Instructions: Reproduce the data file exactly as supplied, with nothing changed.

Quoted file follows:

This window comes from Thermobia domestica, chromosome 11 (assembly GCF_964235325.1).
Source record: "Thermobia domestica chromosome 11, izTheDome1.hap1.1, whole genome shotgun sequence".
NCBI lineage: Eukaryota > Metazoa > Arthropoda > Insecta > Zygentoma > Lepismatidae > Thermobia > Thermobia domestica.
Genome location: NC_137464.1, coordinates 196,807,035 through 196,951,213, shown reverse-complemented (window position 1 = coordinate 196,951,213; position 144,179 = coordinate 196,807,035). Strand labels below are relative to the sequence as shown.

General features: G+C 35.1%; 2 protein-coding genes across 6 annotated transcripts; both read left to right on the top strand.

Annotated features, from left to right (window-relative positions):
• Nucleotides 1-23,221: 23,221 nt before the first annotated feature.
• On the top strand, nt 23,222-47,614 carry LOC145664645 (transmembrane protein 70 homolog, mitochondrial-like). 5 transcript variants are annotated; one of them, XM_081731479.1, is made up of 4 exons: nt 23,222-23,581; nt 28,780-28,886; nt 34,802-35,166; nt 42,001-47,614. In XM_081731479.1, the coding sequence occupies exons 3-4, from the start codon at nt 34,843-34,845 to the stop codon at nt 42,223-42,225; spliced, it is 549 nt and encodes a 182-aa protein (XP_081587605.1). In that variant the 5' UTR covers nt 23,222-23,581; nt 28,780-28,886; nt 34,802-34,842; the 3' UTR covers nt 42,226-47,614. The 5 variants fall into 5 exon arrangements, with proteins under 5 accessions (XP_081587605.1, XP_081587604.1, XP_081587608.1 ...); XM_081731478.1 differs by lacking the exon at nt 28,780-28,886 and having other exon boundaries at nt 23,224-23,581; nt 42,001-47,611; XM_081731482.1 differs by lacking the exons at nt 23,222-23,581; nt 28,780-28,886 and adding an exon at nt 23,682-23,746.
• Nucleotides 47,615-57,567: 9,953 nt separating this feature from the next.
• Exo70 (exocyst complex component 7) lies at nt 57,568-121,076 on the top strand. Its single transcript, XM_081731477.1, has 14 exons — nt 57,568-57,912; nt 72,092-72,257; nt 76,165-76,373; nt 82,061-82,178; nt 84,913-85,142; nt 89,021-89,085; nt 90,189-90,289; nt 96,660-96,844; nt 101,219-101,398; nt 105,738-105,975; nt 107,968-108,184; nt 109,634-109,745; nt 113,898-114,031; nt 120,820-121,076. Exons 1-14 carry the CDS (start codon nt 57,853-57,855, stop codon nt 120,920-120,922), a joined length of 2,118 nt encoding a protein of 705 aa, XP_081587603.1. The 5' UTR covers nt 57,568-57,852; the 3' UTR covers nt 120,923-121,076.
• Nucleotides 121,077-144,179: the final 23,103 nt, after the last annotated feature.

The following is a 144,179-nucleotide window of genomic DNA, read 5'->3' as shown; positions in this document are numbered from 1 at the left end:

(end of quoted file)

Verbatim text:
This window comes from Thermobia domestica, chromosome 11 (assembly GCF_964235325.1).
Source record: "Thermobia domestica chromosome 11, izTheDome1.hap1.1, whole genome shotgun sequence".
NCBI lineage: Eukaryota > Metazoa > Arthropoda > Insecta > Zygentoma > Lepismatidae > Thermobia > Thermobia domestica.
Genome location: NC_137464.1, coordinates 196,807,035 through 196,951,213, shown reverse-complemented (window position 1 = coordinate 196,951,213; position 144,179 = coordinate 196,807,035). Strand labels below are relative to the sequence as shown.

General features: G+C 35.1%; 2 protein-coding genes across 6 annotated transcripts; both read left to right on the top strand.

Annotated features, from left to right (window-relative positions):
• Nucleotides 1-23,221: 23,221 nt before the first annotated feature.
• On the top strand, nt 23,222-47,614 carry LOC145664645 (transmembrane protein 70 homolog, mitochondrial-like). 5 transcript variants are annotated; one of them, XM_081731479.1, is made up of 4 exons: nt 23,222-23,581; nt 28,780-28,886; nt 34,802-35,166; nt 42,001-47,614. In XM_081731479.1, the coding sequence occupies exons 3-4, from the start codon at nt 34,843-34,845 to the stop codon at nt 42,223-42,225; spliced, it is 549 nt and encodes a 182-aa protein (XP_081587605.1). In that variant the 5' UTR covers nt 23,222-23,581; nt 28,780-28,886; nt 34,802-34,842; the 3' UTR covers nt 42,226-47,614. The 5 variants fall into 5 exon arrangements, with proteins under 5 accessions (XP_081587605.1, XP_081587604.1, XP_081587608.1 ...); XM_081731478.1 differs by lacking the exon at nt 28,780-28,886 and having other exon boundaries at nt 23,224-23,581; nt 42,001-47,611; XM_081731482.1 differs by lacking the exons at nt 23,222-23,581; nt 28,780-28,886 and adding an exon at nt 23,682-23,746.
• Nucleotides 47,615-57,567: 9,953 nt separating this feature from the next.
• Exo70 (exocyst complex component 7) lies at nt 57,568-121,076 on the top strand. Its single transcript, XM_081731477.1, has 14 exons — nt 57,568-57,912; nt 72,092-72,257; nt 76,165-76,373; nt 82,061-82,178; nt 84,913-85,142; nt 89,021-89,085; nt 90,189-90,289; nt 96,660-96,844; nt 101,219-101,398; nt 105,738-105,975; nt 107,968-108,184; nt 109,634-109,745; nt 113,898-114,031; nt 120,820-121,076. Exons 1-14 carry the CDS (start codon nt 57,853-57,855, stop codon nt 120,920-120,922), a joined length of 2,118 nt encoding a protein of 705 aa, XP_081587603.1. The 5' UTR covers nt 57,568-57,852; the 3' UTR covers nt 120,923-121,076.
• Nucleotides 121,077-144,179: the final 23,103 nt, after the last annotated feature.

The following is a 144,179-nucleotide window of genomic DNA, read 5'->3' as shown; positions in this document are numbered from 1 at the left end: